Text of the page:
Although it may appear that millionaires and billionaires shouldn’t receive Social Security benefits, there is no law prohibiting it, and it makes mathematical sense. Social Security is not a welfare program in which money is given to anyone who asks. Social Security is instead funded by payroll taxes paid by workers. As millionaires and billionaires earn more money than the majority of Americans over the course of their careers, they also contribute a greater amount of tax to the program. Even though they may not be “in need” when they retire, they have contributed significantly more to the program than the majority of Americans. Here is a brief overview of how Social Security actually operates, as well as a discussion of how millionaires and billionaires benefit more than other Americans from the program’s structure.
How Does Social Security Receive Funding?
Social Security is funded through payroll taxes paid by employees. Current workers contribute to the system for the benefit of retirees, and when those workers retire, the next generation of taxpayers will pay for their retirement.
When additional funds are required, they are transferred from the Social Security Trust Fund, which is comprised of excess contributions from previous years. One of the problems with Social Security as it is currently structured is that the Social Security Trust Fund is rapidly depleting, and according to current projections, it may be insolvent by 2033. However, retirees will continue to receive payments from taxes paid into the system by active workers.
What Is the Tax Rate on Social Security?
Current employees pay 6.2% in Old-Age, Survivors, and Disability Insurance taxes in addition to 1.45% in Medicare taxes. Workers collectively contribute 7.65 percent of their income to Social Security. Employers pay a 7.65 percent payroll tax on behalf of their employees. As self-employed individuals are both employers and employees, they must pay both sides of the tax, totaling 15.3 percent.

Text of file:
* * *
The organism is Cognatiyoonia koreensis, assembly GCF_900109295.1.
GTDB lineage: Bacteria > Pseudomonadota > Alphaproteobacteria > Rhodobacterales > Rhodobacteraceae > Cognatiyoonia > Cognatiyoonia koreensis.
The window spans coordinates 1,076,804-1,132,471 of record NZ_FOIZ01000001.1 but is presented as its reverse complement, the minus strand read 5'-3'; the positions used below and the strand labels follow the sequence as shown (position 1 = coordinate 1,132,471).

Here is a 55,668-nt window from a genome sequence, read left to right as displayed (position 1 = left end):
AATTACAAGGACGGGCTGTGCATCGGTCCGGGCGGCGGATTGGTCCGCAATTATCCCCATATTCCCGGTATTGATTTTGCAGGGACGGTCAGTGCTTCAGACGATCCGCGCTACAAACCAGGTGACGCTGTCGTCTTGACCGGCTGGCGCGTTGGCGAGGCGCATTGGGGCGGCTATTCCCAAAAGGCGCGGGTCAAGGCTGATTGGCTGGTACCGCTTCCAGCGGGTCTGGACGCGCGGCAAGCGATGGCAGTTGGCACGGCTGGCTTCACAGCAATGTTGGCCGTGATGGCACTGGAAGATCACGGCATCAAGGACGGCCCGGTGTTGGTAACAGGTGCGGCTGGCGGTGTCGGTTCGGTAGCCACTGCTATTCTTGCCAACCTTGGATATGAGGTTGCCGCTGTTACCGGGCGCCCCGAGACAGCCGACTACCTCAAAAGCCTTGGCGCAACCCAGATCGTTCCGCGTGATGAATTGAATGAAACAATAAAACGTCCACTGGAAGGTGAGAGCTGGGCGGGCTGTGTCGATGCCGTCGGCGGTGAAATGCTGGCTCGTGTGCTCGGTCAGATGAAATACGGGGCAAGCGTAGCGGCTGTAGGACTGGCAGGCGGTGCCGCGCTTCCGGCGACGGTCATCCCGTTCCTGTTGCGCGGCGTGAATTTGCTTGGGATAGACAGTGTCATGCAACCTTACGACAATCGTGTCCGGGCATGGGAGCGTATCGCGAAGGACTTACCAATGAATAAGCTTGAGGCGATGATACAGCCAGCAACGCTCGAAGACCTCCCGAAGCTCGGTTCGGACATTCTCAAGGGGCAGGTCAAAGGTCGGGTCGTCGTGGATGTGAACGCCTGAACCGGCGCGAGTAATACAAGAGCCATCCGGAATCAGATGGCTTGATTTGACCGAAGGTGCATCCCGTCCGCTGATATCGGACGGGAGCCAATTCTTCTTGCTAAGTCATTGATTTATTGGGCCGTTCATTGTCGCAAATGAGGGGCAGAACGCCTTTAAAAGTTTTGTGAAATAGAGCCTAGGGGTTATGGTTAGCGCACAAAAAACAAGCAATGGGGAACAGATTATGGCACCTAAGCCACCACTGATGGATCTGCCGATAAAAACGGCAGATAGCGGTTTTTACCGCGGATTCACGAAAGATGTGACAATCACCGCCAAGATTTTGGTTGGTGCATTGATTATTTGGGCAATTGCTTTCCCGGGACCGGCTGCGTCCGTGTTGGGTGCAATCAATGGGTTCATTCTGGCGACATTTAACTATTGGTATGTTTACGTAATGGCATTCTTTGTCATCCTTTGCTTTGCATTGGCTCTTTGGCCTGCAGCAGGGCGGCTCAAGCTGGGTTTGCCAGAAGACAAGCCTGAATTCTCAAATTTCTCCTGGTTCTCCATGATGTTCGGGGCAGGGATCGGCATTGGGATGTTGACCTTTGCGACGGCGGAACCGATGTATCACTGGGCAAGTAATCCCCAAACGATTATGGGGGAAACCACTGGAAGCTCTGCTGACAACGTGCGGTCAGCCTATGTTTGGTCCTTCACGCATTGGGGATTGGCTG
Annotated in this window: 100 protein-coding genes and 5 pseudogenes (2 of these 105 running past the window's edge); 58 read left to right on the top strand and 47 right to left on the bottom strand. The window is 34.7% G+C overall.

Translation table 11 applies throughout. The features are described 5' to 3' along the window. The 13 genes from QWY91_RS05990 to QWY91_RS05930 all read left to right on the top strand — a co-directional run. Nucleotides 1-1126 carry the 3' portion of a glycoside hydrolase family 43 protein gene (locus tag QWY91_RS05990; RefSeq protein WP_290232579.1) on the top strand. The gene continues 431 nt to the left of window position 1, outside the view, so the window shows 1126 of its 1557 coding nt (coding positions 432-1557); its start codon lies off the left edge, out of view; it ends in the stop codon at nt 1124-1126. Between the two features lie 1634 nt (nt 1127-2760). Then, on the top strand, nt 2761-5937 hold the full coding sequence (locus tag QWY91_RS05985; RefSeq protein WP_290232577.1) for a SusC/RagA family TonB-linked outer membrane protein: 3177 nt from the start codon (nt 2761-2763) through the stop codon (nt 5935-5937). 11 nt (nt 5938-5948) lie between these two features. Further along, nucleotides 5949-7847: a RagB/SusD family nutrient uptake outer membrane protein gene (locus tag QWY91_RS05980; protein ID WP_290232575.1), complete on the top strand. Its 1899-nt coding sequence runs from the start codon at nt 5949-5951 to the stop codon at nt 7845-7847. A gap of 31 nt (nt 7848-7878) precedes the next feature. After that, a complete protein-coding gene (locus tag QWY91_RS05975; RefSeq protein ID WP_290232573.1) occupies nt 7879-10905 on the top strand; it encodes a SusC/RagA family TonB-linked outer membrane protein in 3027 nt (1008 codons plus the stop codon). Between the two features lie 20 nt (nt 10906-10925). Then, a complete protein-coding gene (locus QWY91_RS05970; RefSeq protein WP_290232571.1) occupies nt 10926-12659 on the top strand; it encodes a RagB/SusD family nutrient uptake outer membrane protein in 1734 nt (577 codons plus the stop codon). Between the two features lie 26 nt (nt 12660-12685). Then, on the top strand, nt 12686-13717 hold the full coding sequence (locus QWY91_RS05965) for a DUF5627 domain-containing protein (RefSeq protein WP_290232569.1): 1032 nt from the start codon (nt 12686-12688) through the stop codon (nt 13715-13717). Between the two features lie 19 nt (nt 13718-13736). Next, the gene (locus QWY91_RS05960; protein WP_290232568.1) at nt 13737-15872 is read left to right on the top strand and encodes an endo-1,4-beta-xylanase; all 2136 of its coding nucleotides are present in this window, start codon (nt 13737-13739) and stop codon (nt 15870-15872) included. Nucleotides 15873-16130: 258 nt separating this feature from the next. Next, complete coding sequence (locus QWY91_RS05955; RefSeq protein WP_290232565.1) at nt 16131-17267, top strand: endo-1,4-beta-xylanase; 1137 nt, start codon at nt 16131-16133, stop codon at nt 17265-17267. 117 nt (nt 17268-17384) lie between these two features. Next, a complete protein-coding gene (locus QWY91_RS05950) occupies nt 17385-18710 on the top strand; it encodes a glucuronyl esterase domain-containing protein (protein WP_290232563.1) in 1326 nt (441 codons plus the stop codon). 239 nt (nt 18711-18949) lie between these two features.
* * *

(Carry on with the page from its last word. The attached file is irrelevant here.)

How Do Wealthy Americans Benefit From Social Security Tax Structure?
Despite the fact that all workers with earned income pay 6.2% in OASDI taxes, there is a threshold above which this tax is eliminated. The Social Security wage base for 2022 is $147,000. This means that if you earn more than this amount in 2022, you will not be subject to this tax. This can be a significant advantage for millionaires and billionaires, as they are taxed on a small portion of their income. In contrast, the majority of Americans pay OASDI and Medicare taxes on their entire income.
What Are the Average and Maximum Benefits of Social Security?
The average Social Security retirement benefit for 2022 is $1,657 per month. The maximum possible benefit, however, is $4,194. To be eligible for this benefit, you must file for Social Security at age 70 and have earned at least the Social Security wage base for 35 years. In other words, the majority of Americans do not approach the Social Security maximum benefit.
This maximum payout assists in leveling the playing field between millionaires and billionaires. While high-income earners are exempt from Social Security taxes on earnings above the wage base, their maximum payout is also capped. The Social Security retirement formula does not take earnings above the wage base into account. In 2022, whether you earn $147,000 or $147 million, your Social Security taxes and credit toward your future retirement benefit will be identical.
When a millionaire or billionaire might not qualify for Social Security benefits.
You are not automatically eligible for Social Security benefits if you reach retirement age. Technically, 40 “quarters of coverage” are required to qualify for Social Security benefits, which for the majority of workers equates to at least 10 years of paying Social Security taxes. However, Social Security taxes are only imposed on earned income. Investment income, such as dividends from stocks and bond interest, is not considered “earned income” by the IRS. As many millionaires and billionaires inherited their wealth and live off investment income, they are ineligible for Social Security retirement benefits unless they work and pay Social Security taxes.